Hurricane categories don’t predict all related hazards, such as storm surge, rainfall-induced floods, and tornadoes, but they provide a good indication of how the hurricane might affect the local area and help people and disaster organizations gauge the safety measures that must be taken to prepare for the approaching storm. To be able to understand the risks and prepare, you need to know exactly what the different categories mean.
One of the best things about summer is cooking outdoors. If you have your own equipment, you never have to worry about what to make for dinner – when in doubt, just fire up the grill! Even a humble hot dog tastes better cooked on an open flame. Add a few people and some music and you have an easy summer party. Grillers will debate gas versus charcoal until the end of time, but if you follow a few grilling safety tips, you’ll be able to enjoy eating outside all summer.
- Situate your grill away from any structures or overhangs. Keep it away from your home, garage, or shed and be sure it’s not too close to any trees or patio furniture.
- Don’t use the grill in a tent or a carport. Most people realize that tent flaps can catch on fire from flareups, but the sides of a tent or carport increase the chances of carbon monoxide poisoning. Always use grills in well-ventilated areas.
- If your grill doesn’t have an ignition feature, use long handled lighters or matches that are specially made to light grills. Using a regular sized lighter means your hand is closer to the flames when they ignite and you can easily be burned if there’s a gust of wind.
- If you use charcoal, only use lighter fluid specially designed for charcoal, and only on cold briquettes. Never add more to hot coals, and never use gasoline!
- If you use a gas grill, open the lid before lighting the grill to allow any accumulated gasses to escape.
- Never leave a burning grill alone. Grease and wind can cause flareups, and food can break and drop onto the grill, causing a bigger than expected fire.
- Clean and maintain your grill on a regular basis. Remove greasy buildup to reduce the risk of an out-of-control fire and examine hoses, cooking surfaces, and other areas for signs of damage.
- Turn off a gas grill at the controls first, then at the gas tank. This ensures that any excess gas can safely escape.
- Leave charcoal ashes in place until they are completely cool; even when slightly cool, they can flare up and start a fire. Never throw them away in a trash can or leave them on a wooden surface such as a deck or patio. The best way to dispose of ashes is to dump them on soil or place them in a sturdy metal container.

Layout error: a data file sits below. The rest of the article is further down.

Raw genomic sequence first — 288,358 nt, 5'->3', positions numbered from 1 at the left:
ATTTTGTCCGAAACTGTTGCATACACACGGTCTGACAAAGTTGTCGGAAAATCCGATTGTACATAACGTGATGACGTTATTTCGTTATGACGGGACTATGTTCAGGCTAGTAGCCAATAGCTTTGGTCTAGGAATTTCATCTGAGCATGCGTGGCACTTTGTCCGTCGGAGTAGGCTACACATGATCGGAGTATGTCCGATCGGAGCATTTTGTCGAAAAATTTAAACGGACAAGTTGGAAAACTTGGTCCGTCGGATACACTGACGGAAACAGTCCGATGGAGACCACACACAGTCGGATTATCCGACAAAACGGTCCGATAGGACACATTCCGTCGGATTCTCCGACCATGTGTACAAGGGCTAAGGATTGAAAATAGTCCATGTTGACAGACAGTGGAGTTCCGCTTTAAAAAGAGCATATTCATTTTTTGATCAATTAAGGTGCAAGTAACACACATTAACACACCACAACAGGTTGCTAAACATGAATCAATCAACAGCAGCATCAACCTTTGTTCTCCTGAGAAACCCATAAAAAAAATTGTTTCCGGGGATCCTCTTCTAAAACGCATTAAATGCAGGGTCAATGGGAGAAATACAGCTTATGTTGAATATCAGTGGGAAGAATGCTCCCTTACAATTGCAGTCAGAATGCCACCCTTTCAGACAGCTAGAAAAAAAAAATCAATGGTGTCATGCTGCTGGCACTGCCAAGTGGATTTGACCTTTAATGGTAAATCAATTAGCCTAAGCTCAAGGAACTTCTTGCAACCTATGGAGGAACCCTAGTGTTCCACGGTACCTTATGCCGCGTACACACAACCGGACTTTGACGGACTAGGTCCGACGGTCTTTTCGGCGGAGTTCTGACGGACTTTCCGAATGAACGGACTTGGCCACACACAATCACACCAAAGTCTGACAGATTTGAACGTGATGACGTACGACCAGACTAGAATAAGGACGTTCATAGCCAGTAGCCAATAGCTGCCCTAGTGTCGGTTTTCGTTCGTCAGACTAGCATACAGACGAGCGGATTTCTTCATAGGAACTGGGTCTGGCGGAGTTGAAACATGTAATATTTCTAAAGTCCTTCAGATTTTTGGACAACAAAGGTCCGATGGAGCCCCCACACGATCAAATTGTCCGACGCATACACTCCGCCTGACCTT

Foodborne Illness Safety
Grilling safety isn’t the only thing to worry about at a cookout. The Centers for Disease Control and Prevention estimate that over 125,000 Americans are hospitalized every year for a variety of foodborne illnesses. Following a few common-sense barbecue safety tips will help prevent a host of health issues.
- Use separate cutting boards for preparing produce and raw meat, and don’t reuse knives without thoroughly washing them to avoid cross-contamination. Use one platter to transport raw meat to the grill and a clean one to deliver cooked items to the table.
- Wash all produce before cutting or serving, even if you plan to peel it. Pesticides and other residue on the peel can be transferred onto the knife during the peeling process.
- Be sure all meat is cooked to recommended internal temperatures; the best way to check is with a meat thermometer and not by looking at pinkness. Burgers and sausages should be cooked to 160 degrees; chicken and turkey should be 165 degrees; and steaks should be cooked to 145 degrees after a 3-minute resting period.
- Have separate serving dishes for each kind of food; while fancy displays of brats and salads may look great on Pinterest, they’re not food safety goals. Meats should be on one platter, potato salad in one dish, and so on to avoid contamination. Label any dishes that contain common allergens like nuts.
- Food should not be kept at room temperature for longer than 2 hours; if outdoor temperatures are higher than 90 degrees, it’s 1 hour. Perishable items should be kept in coolers with plenty of ice packs. Some outdoor serving dishes come with removable inserts that can be frozen ahead of time to keep items cold longer.
Fire Damage? What To Do?
No matter the cause, a fire will ruin a good time. If you need fire damage restoration at your home or business in Houston, TX, call the experts at ServiceMaster Restoration and Cleaning right away. We’re on call 24 hours a day, 7 days a week, 365 days a year to provide emergency board-up and site security services. We also dry out areas that become water logged during the firefighting process before they can grow mold or sustain damage. Our highly trained professionals will work with you to develop a comprehensive fire damage remediation plan so you can get your life back on track.